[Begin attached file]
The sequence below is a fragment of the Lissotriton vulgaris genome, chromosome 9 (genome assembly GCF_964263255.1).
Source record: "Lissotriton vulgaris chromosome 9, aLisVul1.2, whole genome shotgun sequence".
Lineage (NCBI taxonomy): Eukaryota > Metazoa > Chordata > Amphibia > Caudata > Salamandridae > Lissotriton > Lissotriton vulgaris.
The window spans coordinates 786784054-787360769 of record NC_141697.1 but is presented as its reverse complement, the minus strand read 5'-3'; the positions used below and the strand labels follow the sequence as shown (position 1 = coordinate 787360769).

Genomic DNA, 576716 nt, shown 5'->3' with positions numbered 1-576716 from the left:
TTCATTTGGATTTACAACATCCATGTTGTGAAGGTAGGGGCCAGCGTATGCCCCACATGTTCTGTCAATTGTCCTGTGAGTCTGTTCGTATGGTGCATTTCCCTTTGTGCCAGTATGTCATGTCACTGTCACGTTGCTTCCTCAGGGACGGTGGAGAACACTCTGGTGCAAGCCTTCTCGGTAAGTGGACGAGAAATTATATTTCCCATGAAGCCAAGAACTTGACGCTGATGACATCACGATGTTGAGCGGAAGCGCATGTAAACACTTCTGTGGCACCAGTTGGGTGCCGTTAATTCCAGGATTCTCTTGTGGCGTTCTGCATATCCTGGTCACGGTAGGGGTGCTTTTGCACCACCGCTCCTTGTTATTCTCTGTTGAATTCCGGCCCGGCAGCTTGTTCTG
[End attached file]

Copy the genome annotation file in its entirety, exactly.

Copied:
The sequence below is a fragment of the Lissotriton vulgaris genome, chromosome 9 (genome assembly GCF_964263255.1).
Source record: "Lissotriton vulgaris chromosome 9, aLisVul1.2, whole genome shotgun sequence".
Lineage (NCBI taxonomy): Eukaryota > Metazoa > Chordata > Amphibia > Caudata > Salamandridae > Lissotriton > Lissotriton vulgaris.
The window spans coordinates 786784054-787360769 of record NC_141697.1 but is presented as its reverse complement, the minus strand read 5'-3'; the positions used below and the strand labels follow the sequence as shown (position 1 = coordinate 787360769).

Genomic DNA, 576716 nt, shown 5'->3' with positions numbered 1-576716 from the left:
TTCATTTGGATTTACAACATCCATGTTGTGAAGGTAGGGGCCAGCGTATGCCCCACATGTTCTGTCAATTGTCCTGTGAGTCTGTTCGTATGGTGCATTTCCCTTTGTGCCAGTATGTCATGTCACTGTCACGTTGCTTCCTCAGGGACGGTGGAGAACACTCTGGTGCAAGCCTTCTCGGTAAGTGGACGAGAAATTATATTTCCCATGAAGCCAAGAACTTGACGCTGATGACATCACGATGTTGAGCGGAAGCGCATGTAAACACTTCTGTGGCACCAGTTGGGTGCCGTTAATTCCAGGATTCTCTTGTGGCGTTCTGCATATCCTGGTCACGGTAGGGGTGCTTTTGCACCACCGCTCCTTGTTATTCTCTGTTGAATTCCGGCCCGGCAGCTTGTTCTG